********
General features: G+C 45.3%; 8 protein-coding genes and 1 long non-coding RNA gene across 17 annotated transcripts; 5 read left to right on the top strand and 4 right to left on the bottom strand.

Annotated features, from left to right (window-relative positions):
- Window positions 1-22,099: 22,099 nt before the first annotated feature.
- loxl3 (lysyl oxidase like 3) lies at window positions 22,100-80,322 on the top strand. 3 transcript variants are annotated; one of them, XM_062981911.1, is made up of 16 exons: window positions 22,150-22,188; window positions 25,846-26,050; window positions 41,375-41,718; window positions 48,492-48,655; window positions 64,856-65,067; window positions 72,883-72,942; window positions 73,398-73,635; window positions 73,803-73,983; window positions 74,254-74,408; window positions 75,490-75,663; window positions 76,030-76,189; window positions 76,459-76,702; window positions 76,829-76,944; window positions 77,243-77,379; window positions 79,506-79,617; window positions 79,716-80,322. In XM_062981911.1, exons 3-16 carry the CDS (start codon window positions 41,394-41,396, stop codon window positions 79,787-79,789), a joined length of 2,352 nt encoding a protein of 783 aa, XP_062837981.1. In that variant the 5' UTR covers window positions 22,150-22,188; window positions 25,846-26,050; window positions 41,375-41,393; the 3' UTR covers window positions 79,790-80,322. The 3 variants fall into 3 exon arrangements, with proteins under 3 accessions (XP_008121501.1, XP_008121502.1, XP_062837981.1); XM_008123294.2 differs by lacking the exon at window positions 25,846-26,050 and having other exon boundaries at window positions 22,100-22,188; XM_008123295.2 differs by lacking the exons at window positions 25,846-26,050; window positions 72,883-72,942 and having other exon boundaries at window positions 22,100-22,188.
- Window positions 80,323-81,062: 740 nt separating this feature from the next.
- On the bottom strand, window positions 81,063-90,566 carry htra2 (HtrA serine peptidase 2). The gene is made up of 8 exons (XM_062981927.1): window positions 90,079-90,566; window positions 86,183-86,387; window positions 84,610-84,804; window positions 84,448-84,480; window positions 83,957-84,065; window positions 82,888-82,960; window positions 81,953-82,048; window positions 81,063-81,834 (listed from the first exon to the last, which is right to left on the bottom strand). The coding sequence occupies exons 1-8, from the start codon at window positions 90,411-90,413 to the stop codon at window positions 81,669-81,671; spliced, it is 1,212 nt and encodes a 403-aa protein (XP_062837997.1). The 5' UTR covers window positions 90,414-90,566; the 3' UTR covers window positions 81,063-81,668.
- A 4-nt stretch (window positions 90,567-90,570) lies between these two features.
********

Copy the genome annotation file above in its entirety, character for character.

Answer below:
General features: G+C 45.3%; 8 protein-coding genes and 1 long non-coding RNA gene across 17 annotated transcripts; 5 read left to right on the top strand and 4 right to left on the bottom strand.

Annotated features, from left to right (window-relative positions):
- Window positions 1-22,099: 22,099 nt before the first annotated feature.
- loxl3 (lysyl oxidase like 3) lies at window positions 22,100-80,322 on the top strand. 3 transcript variants are annotated; one of them, XM_062981911.1, is made up of 16 exons: window positions 22,150-22,188; window positions 25,846-26,050; window positions 41,375-41,718; window positions 48,492-48,655; window positions 64,856-65,067; window positions 72,883-72,942; window positions 73,398-73,635; window positions 73,803-73,983; window positions 74,254-74,408; window positions 75,490-75,663; window positions 76,030-76,189; window positions 76,459-76,702; window positions 76,829-76,944; window positions 77,243-77,379; window positions 79,506-79,617; window positions 79,716-80,322. In XM_062981911.1, exons 3-16 carry the CDS (start codon window positions 41,394-41,396, stop codon window positions 79,787-79,789), a joined length of 2,352 nt encoding a protein of 783 aa, XP_062837981.1. In that variant the 5' UTR covers window positions 22,150-22,188; window positions 25,846-26,050; window positions 41,375-41,393; the 3' UTR covers window positions 79,790-80,322. The 3 variants fall into 3 exon arrangements, with proteins under 3 accessions (XP_008121501.1, XP_008121502.1, XP_062837981.1); XM_008123294.2 differs by lacking the exon at window positions 25,846-26,050 and having other exon boundaries at window positions 22,100-22,188; XM_008123295.2 differs by lacking the exons at window positions 25,846-26,050; window positions 72,883-72,942 and having other exon boundaries at window positions 22,100-22,188.
- Window positions 80,323-81,062: 740 nt separating this feature from the next.
- On the bottom strand, window positions 81,063-90,566 carry htra2 (HtrA serine peptidase 2). The gene is made up of 8 exons (XM_062981927.1): window positions 90,079-90,566; window positions 86,183-86,387; window positions 84,610-84,804; window positions 84,448-84,480; window positions 83,957-84,065; window positions 82,888-82,960; window positions 81,953-82,048; window positions 81,063-81,834 (listed from the first exon to the last, which is right to left on the bottom strand). The coding sequence occupies exons 1-8, from the start codon at window positions 90,411-90,413 to the stop codon at window positions 81,669-81,671; spliced, it is 1,212 nt and encodes a 403-aa protein (XP_062837997.1). The 5' UTR covers window positions 90,414-90,566; the 3' UTR covers window positions 81,063-81,668.
- A 4-nt stretch (window positions 90,567-90,570) lies between these two features.